Psalm 143:2
And enter not into judgment with your servant: for in your sight shall no man living be justified.
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(2) And enter not.—The Divine justice has just been invoked, and now the appellant suddenly seems to deprecate it. These verses really sum up the apparent paradox of the Book of Job, as also the expressions recall that Book. (See Job 4:17; Job 9:2; Job 9:32; Job 14:3, seq., Job 15:14; Job 22:4, &c) In one breath Job frequently pours forth pathetic protestations of his innocence, and dread lest God should take him at his word and arraign him for trial. Man, in his desire to have his character vindicated before man, appeals to the just Judge, but instantly falls back with a guilty sense that before that tribunal none can stand:

“For merit lives from man to man,

And not from man, O Lord, to Thee.

Shall . . . be justified.—This follows the LXX. Better, is just.

143:1-6 We have no righteousness of our own to plead, therefore must plead God's righteousness, and the word of promise which he has freely given us, and caused us to hope in. David, before he prays for the removal of his trouble, prays for the pardon of his sin, and depends upon mercy alone for it. He bemoans the weight upon his mind from outward troubles. But he looks back, and remembers God's former appearance for his afflicted people, and for him in particular. He looks round, and notices the works of God. The more we consider the power of God, the less we shall fear the face or force of man. He looks up with earnest desires towards God and his favour. This is the best course we can take, when our spirits are overwhelmed. The believer will not forget, that in his best actions he is a sinner. Meditation and prayer will recover us from distresses; and then the mourning soul strives to return to the Lord as the infant stretches out its hands to the indulgent mother, and thirsts for his consolations as the parched ground for refreshing rain.And enter not into judgment with thy servant - Do not deal with me on the ground of justice as toward "thee;" do not mark my own offences against thee, when I plead that justice may be done as between me and my fellow-men. While I plead that thou wouldst judge righteously between me and them, I am conscious that I could not claim thy needed interposition on the ground of any righteousness toward thee. There I must confess that I am a sinner; there I can rely only on mercy; there I could not hope to be justified.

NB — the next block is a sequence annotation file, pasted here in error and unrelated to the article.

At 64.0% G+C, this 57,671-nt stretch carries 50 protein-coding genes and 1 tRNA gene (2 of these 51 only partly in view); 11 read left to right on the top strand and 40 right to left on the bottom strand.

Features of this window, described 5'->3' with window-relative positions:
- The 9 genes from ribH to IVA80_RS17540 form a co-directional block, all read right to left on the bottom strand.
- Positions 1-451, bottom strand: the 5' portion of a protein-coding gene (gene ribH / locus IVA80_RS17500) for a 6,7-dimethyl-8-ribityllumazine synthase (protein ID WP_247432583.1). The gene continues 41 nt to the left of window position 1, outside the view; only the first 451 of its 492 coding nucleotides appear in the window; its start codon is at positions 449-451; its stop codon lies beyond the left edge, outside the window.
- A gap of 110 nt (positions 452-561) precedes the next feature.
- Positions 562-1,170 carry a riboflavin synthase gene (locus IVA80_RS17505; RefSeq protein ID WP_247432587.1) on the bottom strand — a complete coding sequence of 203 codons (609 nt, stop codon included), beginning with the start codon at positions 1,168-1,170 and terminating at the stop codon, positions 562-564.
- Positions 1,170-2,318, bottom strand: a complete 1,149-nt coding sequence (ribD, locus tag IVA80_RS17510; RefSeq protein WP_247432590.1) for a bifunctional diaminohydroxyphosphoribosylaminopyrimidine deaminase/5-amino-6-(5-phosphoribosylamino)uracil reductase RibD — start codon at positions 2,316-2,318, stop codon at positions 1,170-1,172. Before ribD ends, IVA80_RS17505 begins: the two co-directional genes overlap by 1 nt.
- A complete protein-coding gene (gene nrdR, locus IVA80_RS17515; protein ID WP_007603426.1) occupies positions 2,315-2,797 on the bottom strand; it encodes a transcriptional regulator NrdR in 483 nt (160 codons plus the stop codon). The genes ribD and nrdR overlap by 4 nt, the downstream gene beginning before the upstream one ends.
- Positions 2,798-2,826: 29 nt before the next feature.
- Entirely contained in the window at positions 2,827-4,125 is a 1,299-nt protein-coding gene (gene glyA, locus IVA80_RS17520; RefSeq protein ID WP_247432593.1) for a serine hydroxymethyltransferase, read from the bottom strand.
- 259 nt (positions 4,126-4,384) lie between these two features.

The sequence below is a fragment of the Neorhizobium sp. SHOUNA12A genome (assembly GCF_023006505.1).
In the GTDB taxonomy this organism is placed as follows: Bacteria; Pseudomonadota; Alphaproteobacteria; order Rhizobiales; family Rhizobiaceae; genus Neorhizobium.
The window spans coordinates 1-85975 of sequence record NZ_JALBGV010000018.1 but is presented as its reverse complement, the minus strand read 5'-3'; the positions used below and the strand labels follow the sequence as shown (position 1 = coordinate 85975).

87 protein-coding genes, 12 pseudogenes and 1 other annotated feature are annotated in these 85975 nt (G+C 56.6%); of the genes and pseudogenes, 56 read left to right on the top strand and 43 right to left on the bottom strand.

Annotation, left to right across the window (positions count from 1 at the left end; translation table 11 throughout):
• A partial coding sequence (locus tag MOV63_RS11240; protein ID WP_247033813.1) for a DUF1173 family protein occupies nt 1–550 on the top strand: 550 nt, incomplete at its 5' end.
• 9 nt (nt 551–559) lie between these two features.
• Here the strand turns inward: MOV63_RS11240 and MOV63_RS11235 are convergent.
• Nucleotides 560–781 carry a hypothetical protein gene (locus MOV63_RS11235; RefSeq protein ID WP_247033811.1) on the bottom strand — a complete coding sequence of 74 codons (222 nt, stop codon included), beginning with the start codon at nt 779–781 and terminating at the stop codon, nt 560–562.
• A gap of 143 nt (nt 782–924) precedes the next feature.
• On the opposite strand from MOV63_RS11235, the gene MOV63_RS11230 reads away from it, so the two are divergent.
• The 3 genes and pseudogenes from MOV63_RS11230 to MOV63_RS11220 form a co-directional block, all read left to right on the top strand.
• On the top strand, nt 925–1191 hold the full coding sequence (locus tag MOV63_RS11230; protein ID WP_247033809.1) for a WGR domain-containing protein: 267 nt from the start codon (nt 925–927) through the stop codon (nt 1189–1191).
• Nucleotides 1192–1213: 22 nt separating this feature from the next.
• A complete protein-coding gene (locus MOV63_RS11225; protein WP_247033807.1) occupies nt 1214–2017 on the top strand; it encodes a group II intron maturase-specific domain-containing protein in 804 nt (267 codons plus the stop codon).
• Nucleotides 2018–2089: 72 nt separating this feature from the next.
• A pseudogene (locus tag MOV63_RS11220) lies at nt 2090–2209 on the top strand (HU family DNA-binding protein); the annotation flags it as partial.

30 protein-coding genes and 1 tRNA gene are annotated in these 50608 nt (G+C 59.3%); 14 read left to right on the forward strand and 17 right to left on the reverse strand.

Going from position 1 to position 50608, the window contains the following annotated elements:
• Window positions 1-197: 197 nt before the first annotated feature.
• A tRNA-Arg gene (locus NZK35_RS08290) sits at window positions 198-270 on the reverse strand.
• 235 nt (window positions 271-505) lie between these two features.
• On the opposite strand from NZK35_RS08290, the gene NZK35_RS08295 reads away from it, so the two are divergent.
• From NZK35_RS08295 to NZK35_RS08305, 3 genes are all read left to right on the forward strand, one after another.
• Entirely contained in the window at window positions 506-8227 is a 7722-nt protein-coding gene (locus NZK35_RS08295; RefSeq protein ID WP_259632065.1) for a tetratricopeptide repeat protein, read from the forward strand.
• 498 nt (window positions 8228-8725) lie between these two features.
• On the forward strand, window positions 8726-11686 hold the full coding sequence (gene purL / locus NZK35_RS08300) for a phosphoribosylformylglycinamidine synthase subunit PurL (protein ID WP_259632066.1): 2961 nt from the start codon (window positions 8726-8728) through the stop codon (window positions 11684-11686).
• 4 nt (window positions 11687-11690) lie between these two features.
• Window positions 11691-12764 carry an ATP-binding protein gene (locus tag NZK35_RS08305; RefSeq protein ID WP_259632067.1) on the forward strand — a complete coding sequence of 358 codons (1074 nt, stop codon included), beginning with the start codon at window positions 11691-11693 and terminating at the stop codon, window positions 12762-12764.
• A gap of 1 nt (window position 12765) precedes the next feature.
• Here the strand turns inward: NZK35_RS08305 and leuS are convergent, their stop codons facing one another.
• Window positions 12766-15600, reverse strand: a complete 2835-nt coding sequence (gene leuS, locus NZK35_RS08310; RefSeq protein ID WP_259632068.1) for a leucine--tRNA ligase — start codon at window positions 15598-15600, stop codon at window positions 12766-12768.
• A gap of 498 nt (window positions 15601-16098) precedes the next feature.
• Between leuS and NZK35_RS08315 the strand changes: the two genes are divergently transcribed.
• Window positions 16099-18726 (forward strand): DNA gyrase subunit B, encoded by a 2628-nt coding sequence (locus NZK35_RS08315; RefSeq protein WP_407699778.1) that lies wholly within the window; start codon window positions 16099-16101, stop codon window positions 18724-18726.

For in thy sight - As before thee; in thy presence; by thee.

Shall no man living - No one of the race, no matter what his rank, his outward conduct, his gentleness, his amiableness, his kindness; no matter how just and upright he may be toward his fellow-men.

Be justified - Be regarded as righteous; be acquitted from blame; be held to be innocent. The meaning is, "I do not come before thee and plead for thy favor on the ground of any claim on thee, for I am conscious that I am a sinner, and that my only hope is in thy mercy." See the notes at Romans 3:20. Compare Job 4:17; Job 9:2, Job 9:20; Job 15:14-16; Job 25:4-6. This is a great and momentous truth in regard to man; it is the foundation of the necessity for a plan of salvation through an atonement - for some way in which man "may" properly be regarded and treated as righteous. Assuredly every man, conscious of what he is in himself, may and should fervently pray that God "would" not enter into judgment with him; that he would not mark his offences; that he would not judge him as strict justice would demand. Our hope is in the "mercy," not in the "justice" of God.

2. enter … judgment—deal not in strict justice.